Curated by Sjoerd Kloosterhuis
August is the second exhibition in which Peggy Franck’s and Freek Wambacq’s work is brought together. Stemming from a period of six years, the divergent works show mutual interests that the artists have -the constant shift between painting and sculpture, cognitive processes and perception, their taste for language- resonating throughout the installment as an ongoing dialogue. Exhibited, amongst other works, are a kitchen cutting board by Wambacq, as well as some of his recent bird pieces, and a room, carpet, and photograph by Franck.
Peggy Franck’s Inside the ear (Y) (2014) is part of a series of large chromogenic prints. The artist uses mirrored paper to paint on, subsequently photographing the chromatic vibrations. In the resulting work the paint seems to be situated somewhere between the viewer and the support.
Wambacq’s work entitled Marbre (2017) is composed by layering images digitally. Marbre is an attempt to produce a visual equivalent of the texture and composition of pâté – its density and complex combination of ingredients.
Blocking the doorway from the hall towards the front room, Untitled (2018) is simultaneously producing an abstract and a figurative image as Wambacq identifies that cutting boards used in professional kitchens are codified, so that specific colors can designate the different foods that may be cut on the board. This cutting board however is multicolored, creating a dazzling image containing raw and cooked meats, bread, cheeses, fruits, vegetables, poultry, fish and seafoods. Referring to a yellow cutting board as a chicken, in a different series of works a glove becomes a bird; a stack of phone books becomes a torso. Here Wambacq creates assemblages with physical objects that could produce a sound related to another object entirely, thus questioning different types of social agreements and systems that apply meaning.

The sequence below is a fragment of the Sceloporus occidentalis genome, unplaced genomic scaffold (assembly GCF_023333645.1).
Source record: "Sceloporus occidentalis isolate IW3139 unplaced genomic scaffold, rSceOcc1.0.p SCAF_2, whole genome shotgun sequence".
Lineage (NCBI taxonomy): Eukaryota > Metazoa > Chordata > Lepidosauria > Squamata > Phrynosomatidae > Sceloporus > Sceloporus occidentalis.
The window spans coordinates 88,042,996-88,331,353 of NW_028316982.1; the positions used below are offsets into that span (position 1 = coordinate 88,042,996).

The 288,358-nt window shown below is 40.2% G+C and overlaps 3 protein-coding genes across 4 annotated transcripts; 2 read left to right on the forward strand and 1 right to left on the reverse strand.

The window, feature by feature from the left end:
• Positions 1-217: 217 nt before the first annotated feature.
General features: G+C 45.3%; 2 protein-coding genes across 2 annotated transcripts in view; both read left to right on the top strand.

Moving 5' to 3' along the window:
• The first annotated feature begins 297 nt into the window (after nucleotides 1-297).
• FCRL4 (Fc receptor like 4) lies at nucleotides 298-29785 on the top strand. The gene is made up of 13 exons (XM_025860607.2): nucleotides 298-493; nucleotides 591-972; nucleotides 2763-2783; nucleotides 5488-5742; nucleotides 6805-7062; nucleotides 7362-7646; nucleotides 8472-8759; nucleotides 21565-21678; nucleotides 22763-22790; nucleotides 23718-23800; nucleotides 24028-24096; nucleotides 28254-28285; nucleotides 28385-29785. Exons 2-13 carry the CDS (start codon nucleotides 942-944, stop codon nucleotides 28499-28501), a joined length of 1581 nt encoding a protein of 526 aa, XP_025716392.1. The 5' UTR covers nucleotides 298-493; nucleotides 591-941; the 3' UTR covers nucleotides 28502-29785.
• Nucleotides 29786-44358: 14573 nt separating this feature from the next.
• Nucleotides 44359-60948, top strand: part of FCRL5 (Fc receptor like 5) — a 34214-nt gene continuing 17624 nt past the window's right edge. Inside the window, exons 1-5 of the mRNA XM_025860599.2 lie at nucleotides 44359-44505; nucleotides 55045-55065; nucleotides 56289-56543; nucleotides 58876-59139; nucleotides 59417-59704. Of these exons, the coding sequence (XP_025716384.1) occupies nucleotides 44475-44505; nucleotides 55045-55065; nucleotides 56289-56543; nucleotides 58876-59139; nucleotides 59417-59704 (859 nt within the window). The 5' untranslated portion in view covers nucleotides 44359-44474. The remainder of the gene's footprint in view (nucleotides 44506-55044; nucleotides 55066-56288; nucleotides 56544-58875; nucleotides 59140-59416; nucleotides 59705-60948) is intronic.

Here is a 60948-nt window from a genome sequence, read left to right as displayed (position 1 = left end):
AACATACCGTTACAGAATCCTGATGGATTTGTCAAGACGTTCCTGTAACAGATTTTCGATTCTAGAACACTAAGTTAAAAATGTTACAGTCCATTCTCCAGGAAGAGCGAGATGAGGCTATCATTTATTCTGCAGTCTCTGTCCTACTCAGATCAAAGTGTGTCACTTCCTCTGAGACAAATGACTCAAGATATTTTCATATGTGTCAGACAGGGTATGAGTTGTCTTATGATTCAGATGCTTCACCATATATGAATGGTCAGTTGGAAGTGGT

In the winter garden of the gallery, Franck, in an intuitive search, opens up the room with her painterly gestures, unconsciously bringing them to a very precise and thoughtful standstill. By painting directly on the wall without a definite plan or model, highly physical, almost touchable attestants of the sensitive act of creating arise. The title I don’t hear a language (2018) comes from a passage in Gertrude Stein’s The Autobiography of Alice B. Toklas, explaining how she experiences language sensorily.
Peggy Franck (Zevenaar, 1978) lives and works in Amsterdam. She was an artist-in-residence at Rijksakademie, Amsterdam and Künstlerhaus Bethaniën, Berlin. Her work has been shown in exhibitions at Arcade, London; De Nederlandse Bank, Amsterdam; Stigter Van Doesburg, Amsterdam; OUTPOST, Norwich; Künstlerhaus Bethaniën, Berlin; Westfälischer Kunstverein, Münster; Raum für zeitgenössische Fotografie, Coalmine, Winterthur; Manifesta Foundation, Amsterdam; Middlemarch, Brussels; Autocenter, Berlin; Crawford Art Gallery, Cork; Photographers Gallery, London; (SIC), Brussels; Dorothea Schlüter, Hamburg; Bugada & Cargnel, Paris; Museum de Pont, Tilburg; Zabludowicz Collection, London.
Freek Wambacq (Brussels, 1978) lives and works in Amsterdam. He graduated from LUCA School of Arts in Brussels and was an artist-in-residence at Gasworks, London and Künstlerhaus Bethaniën, Berlin. His work has been shown in exhibitions at Kunstverein München, München; WIELS, Brussels; Witte de With, Rotterdam; Middlemarch, Brussels; Magazin4, Bregenz; Objectif Exhibitions, Antwerp; Smart Project Space, Amsterdam; M HKA, Antwerp; (SIC), Brussels; Museum M, Leuven; Kunstlerhaus Bethaniën, Berlin; Casino Luxembourg, Luxembourg; Queen’s Nails Projects, San Francisco; SMAK, Ghent; Établissement d’en face projects, Brussels; among others. In 2011 he received the Young Belgian Painter’s Award from ING.